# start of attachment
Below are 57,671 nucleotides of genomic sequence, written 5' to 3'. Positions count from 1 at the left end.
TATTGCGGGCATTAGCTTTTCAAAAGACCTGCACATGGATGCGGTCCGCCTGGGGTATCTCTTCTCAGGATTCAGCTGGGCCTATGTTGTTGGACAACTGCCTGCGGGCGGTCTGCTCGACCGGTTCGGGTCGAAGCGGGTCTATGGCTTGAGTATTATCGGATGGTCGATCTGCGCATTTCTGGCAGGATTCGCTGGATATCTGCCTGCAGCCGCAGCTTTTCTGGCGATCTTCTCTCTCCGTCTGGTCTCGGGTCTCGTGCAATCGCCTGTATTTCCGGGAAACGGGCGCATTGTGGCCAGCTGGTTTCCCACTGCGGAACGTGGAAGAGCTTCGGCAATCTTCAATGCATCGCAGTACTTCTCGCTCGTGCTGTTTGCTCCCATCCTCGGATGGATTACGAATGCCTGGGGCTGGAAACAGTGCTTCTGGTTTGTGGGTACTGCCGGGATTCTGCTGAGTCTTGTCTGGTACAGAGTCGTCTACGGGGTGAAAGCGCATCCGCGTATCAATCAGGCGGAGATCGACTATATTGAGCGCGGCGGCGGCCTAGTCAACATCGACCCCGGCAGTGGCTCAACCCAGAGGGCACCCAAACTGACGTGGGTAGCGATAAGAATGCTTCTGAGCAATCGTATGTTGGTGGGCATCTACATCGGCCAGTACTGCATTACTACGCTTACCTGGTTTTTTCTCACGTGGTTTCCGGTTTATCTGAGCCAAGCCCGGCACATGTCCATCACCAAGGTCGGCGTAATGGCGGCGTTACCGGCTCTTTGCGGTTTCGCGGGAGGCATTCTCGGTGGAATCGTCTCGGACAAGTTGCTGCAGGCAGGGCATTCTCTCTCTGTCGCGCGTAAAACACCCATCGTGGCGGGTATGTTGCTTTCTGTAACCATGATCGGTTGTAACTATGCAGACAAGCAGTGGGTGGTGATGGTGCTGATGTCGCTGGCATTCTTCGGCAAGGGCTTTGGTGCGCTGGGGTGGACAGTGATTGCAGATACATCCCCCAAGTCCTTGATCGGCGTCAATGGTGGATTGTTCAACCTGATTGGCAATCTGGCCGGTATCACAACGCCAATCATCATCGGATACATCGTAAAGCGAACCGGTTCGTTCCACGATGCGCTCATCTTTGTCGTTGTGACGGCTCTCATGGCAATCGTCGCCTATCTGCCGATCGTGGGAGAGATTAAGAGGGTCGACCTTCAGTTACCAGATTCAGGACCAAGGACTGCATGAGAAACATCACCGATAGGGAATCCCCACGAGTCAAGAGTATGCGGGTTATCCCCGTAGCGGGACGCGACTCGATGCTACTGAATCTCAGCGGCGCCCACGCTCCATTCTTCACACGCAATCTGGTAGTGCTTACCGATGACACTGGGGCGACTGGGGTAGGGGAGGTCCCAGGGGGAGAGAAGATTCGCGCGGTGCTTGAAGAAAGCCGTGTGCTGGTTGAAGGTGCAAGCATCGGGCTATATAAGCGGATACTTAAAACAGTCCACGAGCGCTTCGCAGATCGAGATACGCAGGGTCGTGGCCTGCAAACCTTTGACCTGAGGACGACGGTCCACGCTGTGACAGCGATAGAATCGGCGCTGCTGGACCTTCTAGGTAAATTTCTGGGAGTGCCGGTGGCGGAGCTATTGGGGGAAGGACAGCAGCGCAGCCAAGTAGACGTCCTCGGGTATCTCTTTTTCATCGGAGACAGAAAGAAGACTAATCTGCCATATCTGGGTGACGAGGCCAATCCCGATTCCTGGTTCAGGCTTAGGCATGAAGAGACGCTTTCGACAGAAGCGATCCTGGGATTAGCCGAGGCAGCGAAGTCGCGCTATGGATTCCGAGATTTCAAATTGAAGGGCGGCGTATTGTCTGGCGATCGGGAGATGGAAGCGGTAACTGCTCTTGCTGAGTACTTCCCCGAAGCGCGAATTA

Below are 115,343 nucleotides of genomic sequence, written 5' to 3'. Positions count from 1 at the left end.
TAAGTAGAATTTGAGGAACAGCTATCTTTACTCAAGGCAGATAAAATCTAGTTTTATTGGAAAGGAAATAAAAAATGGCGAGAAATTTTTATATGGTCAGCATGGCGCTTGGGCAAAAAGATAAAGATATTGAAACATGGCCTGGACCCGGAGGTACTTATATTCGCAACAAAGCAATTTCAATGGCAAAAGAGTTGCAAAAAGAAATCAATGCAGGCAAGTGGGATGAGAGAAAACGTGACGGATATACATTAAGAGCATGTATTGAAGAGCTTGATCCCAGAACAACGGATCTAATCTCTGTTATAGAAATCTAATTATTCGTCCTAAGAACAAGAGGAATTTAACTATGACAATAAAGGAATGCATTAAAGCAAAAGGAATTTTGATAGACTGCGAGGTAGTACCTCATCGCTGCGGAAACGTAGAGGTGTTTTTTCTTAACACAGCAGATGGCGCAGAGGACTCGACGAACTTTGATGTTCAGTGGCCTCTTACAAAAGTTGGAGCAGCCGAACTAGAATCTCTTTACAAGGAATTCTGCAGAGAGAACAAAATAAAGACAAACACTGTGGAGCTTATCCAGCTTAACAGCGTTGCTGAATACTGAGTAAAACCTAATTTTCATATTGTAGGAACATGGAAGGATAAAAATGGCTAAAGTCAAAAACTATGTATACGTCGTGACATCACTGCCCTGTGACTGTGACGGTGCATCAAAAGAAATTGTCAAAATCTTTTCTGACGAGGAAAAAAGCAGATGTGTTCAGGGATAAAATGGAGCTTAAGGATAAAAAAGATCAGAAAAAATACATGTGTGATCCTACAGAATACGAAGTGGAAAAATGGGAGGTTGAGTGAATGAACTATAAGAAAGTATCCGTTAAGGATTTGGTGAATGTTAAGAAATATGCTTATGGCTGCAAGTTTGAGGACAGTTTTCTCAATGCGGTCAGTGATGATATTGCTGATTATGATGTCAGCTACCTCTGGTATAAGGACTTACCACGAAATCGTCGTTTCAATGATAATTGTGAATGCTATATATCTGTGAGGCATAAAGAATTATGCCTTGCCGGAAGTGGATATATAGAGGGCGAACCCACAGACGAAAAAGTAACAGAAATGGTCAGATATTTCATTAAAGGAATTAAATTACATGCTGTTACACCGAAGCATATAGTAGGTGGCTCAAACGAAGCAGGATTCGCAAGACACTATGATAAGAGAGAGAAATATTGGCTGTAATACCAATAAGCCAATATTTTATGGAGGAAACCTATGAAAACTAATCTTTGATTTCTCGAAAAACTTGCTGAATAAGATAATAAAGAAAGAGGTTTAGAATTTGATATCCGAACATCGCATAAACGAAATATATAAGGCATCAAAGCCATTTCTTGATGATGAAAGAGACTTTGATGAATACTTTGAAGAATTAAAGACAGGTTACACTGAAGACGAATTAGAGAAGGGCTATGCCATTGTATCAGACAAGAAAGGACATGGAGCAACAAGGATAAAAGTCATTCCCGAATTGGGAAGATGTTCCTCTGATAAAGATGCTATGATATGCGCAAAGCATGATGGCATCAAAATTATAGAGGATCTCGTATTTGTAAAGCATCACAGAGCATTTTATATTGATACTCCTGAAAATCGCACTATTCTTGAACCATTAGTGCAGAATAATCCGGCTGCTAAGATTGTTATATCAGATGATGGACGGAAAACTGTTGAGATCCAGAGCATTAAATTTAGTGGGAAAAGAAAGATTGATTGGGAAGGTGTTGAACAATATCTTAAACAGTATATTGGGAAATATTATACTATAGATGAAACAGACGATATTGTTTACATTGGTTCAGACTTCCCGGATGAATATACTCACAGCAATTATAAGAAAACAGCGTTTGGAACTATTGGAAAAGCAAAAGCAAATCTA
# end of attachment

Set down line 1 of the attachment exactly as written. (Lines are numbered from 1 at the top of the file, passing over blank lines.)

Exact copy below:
Below are 57,671 nucleotides of genomic sequence, written 5' to 3'. Positions count from 1 at the left end.